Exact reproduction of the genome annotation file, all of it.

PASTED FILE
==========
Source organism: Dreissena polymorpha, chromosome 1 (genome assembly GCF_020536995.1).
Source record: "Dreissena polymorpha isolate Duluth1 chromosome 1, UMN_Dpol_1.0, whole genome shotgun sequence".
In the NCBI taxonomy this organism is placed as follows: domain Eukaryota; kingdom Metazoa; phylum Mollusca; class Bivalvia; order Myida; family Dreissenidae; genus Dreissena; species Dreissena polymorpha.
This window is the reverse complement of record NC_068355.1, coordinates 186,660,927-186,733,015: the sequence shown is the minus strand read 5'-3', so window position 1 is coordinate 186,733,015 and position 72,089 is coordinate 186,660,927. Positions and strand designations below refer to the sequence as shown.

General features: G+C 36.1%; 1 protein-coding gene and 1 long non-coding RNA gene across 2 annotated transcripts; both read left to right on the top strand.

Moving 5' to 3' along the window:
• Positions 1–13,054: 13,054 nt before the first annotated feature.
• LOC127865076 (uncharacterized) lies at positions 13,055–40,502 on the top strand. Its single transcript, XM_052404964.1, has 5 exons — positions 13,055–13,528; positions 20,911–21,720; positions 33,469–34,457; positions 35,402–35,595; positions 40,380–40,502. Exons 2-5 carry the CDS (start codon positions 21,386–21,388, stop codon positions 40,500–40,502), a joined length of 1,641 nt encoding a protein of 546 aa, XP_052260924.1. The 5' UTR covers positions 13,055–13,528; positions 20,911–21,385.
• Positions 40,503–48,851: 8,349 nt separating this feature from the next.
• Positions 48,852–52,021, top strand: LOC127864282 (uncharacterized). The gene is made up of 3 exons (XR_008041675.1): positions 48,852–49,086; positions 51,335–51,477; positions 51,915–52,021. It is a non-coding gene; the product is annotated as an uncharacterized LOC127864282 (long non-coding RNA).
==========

Source organism: Dreissena polymorpha, chromosome 1 (genome assembly GCF_020536995.1).
Source record: "Dreissena polymorpha isolate Duluth1 chromosome 1, UMN_Dpol_1.0, whole genome shotgun sequence".
In the NCBI taxonomy this organism is placed as follows: domain Eukaryota; kingdom Metazoa; phylum Mollusca; class Bivalvia; order Myida; family Dreissenidae; genus Dreissena; species Dreissena polymorpha.
This window is the reverse complement of record NC_068355.1, coordinates 186,660,927-186,733,015: the sequence shown is the minus strand read 5'-3', so window position 1 is coordinate 186,733,015 and position 72,089 is coordinate 186,660,927. Positions and strand designations below refer to the sequence as shown.

General features: G+C 36.1%; 1 protein-coding gene and 1 long non-coding RNA gene across 2 annotated transcripts; both read left to right on the top strand.

Moving 5' to 3' along the window:
• Positions 1–13,054: 13,054 nt before the first annotated feature.
• LOC127865076 (uncharacterized) lies at positions 13,055–40,502 on the top strand. Its single transcript, XM_052404964.1, has 5 exons — positions 13,055–13,528; positions 20,911–21,720; positions 33,469–34,457; positions 35,402–35,595; positions 40,380–40,502. Exons 2-5 carry the CDS (start codon positions 21,386–21,388, stop codon positions 40,500–40,502), a joined length of 1,641 nt encoding a protein of 546 aa, XP_052260924.1. The 5' UTR covers positions 13,055–13,528; positions 20,911–21,385.
• Positions 40,503–48,851: 8,349 nt separating this feature from the next.
• Positions 48,852–52,021, top strand: LOC127864282 (uncharacterized). The gene is made up of 3 exons (XR_008041675.1): positions 48,852–49,086; positions 51,335–51,477; positions 51,915–52,021. It is a non-coding gene; the product is annotated as an uncharacterized LOC127864282 (long non-coding RNA).